May 15 – 20, 2022
Casino Conference Centre
Europe/Prague timezone

Impact of electron density on reactions and stability of one-electron oxidized phenyl sulfonates in aqueous solution

May 19, 2022, 2:40 PM
Red Hall

Red Hall

Verbal Radiation Chemistry Radiation Chemistry


Dr Tamas Nemeth (Electrochemistry Laboratory, Paul Scherrer Institute)


Presently transportation is responsible for nearly a third of greenhouse gas emissions worldwide and is one of the major contributing factors to global warming. [1] Renewable energy sources in combination with electrochemical devices for energy storage have partially been able to mitigate these problems. It is conceivable to replace traditional combustion engines with environmentally friendly fuel cell-based systems that directly convert the chemical energy stored in various fuels into electricity with negligible emissions.
Sulfonated aromatic hydrocarbon-based ionomers are typical constituents of proton exchange membrane fuel cells (PEMFC). Widespread application is currently limited due to their susceptibility to oxidative degradation initiated by HO•, produced in the membrane and electrodes during operation. [2] Degradation involves the formation of highly reactive aromatic cation radicals. [3] These intermediates are Lewis acids that can undergo protolysis equilibria with water and form hydroxycyclohexadienyl radicals and protons. For a given pH, the position of this equilibrium depends on the electron density of the aromatic ring. An equilibrium on the cyclohexadienyl side will increase the degradation rate of the PEM under normal operating conditions. Reduction of the cation radical may lead to repair whereas reduction of the cyclohexadienyl radical will lead to irreversible damage.

In our study, we chose simple alkylated phenyl sulfonates as representatives of PEMs. We were interested in how electron density influences the rates and mechanism of degradation and whether repair via one electron reduction is feasible. Therefore, aqueous solutions of model compounds were one-electron oxidized by hydroxyl or sulfate radicals and the reactions were followed by time-resolved UV-Vis spectrometry. These highly oxidizing radicals were produced via pulse radiolysis.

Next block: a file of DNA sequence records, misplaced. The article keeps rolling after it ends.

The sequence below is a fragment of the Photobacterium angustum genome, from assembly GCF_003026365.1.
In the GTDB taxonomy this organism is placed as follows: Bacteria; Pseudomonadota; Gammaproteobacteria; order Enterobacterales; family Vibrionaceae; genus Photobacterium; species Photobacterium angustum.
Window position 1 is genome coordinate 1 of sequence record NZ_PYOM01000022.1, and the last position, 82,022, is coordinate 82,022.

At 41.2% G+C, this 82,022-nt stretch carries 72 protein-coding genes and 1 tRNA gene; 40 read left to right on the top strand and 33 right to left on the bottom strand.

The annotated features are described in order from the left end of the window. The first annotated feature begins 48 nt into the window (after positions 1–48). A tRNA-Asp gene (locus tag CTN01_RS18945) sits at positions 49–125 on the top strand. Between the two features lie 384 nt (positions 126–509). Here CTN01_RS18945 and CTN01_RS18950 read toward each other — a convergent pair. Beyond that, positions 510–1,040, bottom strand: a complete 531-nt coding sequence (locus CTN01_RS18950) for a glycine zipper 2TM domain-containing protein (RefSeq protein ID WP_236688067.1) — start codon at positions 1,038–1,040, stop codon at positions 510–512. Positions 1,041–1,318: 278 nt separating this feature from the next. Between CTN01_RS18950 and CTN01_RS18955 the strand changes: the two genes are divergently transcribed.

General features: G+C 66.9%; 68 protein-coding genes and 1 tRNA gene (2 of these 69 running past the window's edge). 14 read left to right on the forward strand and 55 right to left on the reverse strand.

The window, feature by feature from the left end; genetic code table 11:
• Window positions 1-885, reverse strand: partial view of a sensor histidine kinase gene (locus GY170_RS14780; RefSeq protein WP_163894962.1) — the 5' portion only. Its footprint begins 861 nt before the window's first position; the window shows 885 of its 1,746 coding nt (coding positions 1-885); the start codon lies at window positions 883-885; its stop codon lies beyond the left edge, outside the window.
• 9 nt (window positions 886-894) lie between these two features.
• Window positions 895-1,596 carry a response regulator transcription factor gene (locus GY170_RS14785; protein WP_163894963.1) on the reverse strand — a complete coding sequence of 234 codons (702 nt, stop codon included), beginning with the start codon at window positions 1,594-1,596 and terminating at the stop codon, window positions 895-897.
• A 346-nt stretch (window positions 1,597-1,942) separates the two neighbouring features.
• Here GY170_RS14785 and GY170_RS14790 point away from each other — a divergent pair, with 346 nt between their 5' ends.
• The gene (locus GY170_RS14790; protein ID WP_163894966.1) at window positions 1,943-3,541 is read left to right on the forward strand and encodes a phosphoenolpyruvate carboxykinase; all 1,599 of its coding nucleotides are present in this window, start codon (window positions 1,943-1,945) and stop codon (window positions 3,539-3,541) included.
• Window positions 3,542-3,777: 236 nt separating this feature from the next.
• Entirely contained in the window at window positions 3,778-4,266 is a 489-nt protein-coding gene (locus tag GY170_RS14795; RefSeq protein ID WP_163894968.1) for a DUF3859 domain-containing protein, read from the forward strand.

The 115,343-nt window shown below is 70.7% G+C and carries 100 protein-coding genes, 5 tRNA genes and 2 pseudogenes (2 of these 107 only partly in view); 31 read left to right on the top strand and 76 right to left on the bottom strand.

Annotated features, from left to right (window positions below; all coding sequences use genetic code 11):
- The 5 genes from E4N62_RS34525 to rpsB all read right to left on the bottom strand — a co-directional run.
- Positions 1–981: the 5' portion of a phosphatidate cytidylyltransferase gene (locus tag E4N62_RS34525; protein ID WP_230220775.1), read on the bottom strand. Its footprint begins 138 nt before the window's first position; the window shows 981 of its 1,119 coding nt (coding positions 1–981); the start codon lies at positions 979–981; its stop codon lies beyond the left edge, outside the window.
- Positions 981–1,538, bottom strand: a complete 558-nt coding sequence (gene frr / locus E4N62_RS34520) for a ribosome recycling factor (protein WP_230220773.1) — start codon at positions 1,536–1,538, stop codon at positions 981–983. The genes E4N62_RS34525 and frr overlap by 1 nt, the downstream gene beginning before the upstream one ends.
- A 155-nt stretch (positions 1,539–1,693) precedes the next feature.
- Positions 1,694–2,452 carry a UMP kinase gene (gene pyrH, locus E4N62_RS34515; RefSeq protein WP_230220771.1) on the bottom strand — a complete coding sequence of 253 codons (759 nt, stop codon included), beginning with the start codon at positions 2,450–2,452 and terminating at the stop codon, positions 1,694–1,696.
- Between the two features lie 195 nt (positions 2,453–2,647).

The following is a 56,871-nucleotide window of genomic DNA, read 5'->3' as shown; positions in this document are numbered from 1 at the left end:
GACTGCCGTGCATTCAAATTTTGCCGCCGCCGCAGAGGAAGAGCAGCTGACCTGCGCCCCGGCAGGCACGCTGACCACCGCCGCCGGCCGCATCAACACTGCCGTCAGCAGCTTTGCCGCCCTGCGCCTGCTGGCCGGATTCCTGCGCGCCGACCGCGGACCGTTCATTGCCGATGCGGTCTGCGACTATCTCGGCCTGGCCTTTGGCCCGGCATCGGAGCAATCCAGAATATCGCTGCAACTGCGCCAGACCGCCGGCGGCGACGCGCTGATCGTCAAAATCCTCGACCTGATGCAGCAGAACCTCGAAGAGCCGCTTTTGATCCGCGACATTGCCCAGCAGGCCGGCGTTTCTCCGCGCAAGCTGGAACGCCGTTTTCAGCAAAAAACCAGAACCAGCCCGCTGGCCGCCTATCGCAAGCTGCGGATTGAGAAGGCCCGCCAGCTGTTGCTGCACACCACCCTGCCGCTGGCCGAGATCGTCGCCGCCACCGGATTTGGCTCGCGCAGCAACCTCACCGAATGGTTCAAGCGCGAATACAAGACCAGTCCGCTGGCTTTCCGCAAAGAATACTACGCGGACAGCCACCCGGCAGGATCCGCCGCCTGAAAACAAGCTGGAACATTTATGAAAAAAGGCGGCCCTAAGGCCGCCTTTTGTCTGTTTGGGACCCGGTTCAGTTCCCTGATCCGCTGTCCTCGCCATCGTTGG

Additionally, continuous irradiation in water with a 60Co source provided radicals at a constant low concentration and allowed us to compare the oxidative stability of the model compounds at different pH values. The degree of degradation was quantified by UPLC-UV/MS. We also studied whether addition of a suitable reductant affected the yield of degradation.
Our findings can be applied to the development of next generation PEMs.
[1] Y. Wang, H. Yuan, A. Martinez, P. Hong, H. Xu and F. R. Bockmiller, Adv. Appl. Energy, 2, 100011 (2021).
[2] L. Gubler, S. M. Dockheer and W. H. Koppenol, J. Electrochem. Soc., 158, B755-B769 (2011).
[3] T. Nemeth, T. de Wild, L. Gubler and T. Nauser, Phys. Chem. Chem. Phys., 24, 895-901 (2022)

Primary authors

Dr Tamas Nemeth (Electrochemistry Laboratory, Paul Scherrer Institute) Mr Tym de Wild (Electrochemistry Laboratory, Paul Scherrer Institute) Dr Lorenz Gubler (Electrochemistry Laboratory, Paul Scherrer Institute) Dr Thomas Nauser (Laboratory of Inorganic Chemistry, ETH Zurich)

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